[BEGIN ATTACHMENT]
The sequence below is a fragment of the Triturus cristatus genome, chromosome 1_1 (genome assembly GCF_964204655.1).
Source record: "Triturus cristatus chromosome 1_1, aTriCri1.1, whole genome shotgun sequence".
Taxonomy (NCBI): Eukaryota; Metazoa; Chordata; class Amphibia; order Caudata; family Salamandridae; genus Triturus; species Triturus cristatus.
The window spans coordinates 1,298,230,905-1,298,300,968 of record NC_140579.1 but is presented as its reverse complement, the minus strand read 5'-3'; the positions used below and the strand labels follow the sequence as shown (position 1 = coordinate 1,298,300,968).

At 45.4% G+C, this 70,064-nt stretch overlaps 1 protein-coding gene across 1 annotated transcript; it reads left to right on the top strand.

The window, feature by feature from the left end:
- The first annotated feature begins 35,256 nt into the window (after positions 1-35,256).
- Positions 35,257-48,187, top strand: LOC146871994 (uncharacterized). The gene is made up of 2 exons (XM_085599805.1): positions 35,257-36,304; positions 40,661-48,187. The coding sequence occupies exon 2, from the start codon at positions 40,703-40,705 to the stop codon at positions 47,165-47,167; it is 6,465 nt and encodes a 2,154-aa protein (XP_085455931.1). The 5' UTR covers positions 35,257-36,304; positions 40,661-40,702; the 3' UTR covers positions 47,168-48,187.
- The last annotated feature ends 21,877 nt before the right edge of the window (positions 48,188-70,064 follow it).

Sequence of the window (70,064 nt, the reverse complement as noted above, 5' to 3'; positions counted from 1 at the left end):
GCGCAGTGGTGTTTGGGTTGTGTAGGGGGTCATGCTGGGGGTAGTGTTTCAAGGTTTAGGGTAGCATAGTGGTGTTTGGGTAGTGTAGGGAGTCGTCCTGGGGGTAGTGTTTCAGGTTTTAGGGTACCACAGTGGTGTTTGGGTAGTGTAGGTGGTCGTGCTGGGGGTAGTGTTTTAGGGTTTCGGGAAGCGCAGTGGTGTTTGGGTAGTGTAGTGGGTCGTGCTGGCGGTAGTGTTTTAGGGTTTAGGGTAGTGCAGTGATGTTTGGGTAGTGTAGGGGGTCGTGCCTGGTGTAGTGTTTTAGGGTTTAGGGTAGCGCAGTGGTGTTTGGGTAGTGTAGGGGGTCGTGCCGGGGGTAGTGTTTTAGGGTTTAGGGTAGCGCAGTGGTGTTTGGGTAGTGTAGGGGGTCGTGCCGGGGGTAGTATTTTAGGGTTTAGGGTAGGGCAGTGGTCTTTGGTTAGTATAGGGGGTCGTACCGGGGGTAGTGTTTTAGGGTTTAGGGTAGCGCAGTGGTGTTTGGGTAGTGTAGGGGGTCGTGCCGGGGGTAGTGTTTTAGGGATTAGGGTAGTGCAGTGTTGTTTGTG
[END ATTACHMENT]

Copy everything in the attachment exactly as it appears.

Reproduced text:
The sequence below is a fragment of the Triturus cristatus genome, chromosome 1_1 (genome assembly GCF_964204655.1).
Source record: "Triturus cristatus chromosome 1_1, aTriCri1.1, whole genome shotgun sequence".
Taxonomy (NCBI): Eukaryota; Metazoa; Chordata; class Amphibia; order Caudata; family Salamandridae; genus Triturus; species Triturus cristatus.
The window spans coordinates 1,298,230,905-1,298,300,968 of record NC_140579.1 but is presented as its reverse complement, the minus strand read 5'-3'; the positions used below and the strand labels follow the sequence as shown (position 1 = coordinate 1,298,300,968).

At 45.4% G+C, this 70,064-nt stretch overlaps 1 protein-coding gene across 1 annotated transcript; it reads left to right on the top strand.

The window, feature by feature from the left end:
- The first annotated feature begins 35,256 nt into the window (after positions 1-35,256).
- Positions 35,257-48,187, top strand: LOC146871994 (uncharacterized). The gene is made up of 2 exons (XM_085599805.1): positions 35,257-36,304; positions 40,661-48,187. The coding sequence occupies exon 2, from the start codon at positions 40,703-40,705 to the stop codon at positions 47,165-47,167; it is 6,465 nt and encodes a 2,154-aa protein (XP_085455931.1). The 5' UTR covers positions 35,257-36,304; positions 40,661-40,702; the 3' UTR covers positions 47,168-48,187.
- The last annotated feature ends 21,877 nt before the right edge of the window (positions 48,188-70,064 follow it).

Sequence of the window (70,064 nt, the reverse complement as noted above, 5' to 3'; positions counted from 1 at the left end):
GCGCAGTGGTGTTTGGGTTGTGTAGGGGGTCATGCTGGGGGTAGTGTTTCAAGGTTTAGGGTAGCATAGTGGTGTTTGGGTAGTGTAGGGAGTCGTCCTGGGGGTAGTGTTTCAGGTTTTAGGGTACCACAGTGGTGTTTGGGTAGTGTAGGTGGTCGTGCTGGGGGTAGTGTTTTAGGGTTTCGGGAAGCGCAGTGGTGTTTGGGTAGTGTAGTGGGTCGTGCTGGCGGTAGTGTTTTAGGGTTTAGGGTAGTGCAGTGATGTTTGGGTAGTGTAGGGGGTCGTGCCTGGTGTAGTGTTTTAGGGTTTAGGGTAGCGCAGTGGTGTTTGGGTAGTGTAGGGGGTCGTGCCGGGGGTAGTGTTTTAGGGTTTAGGGTAGCGCAGTGGTGTTTGGGTAGTGTAGGGGGTCGTGCCGGGGGTAGTATTTTAGGGTTTAGGGTAGGGCAGTGGTCTTTGGTTAGTATAGGGGGTCGTACCGGGGGTAGTGTTTTAGGGTTTAGGGTAGCGCAGTGGTGTTTGGGTAGTGTAGGGGGTCGTGCCGGGGGTAGTGTTTTAGGGATTAGGGTAGTGCAGTGTTGTTTGTG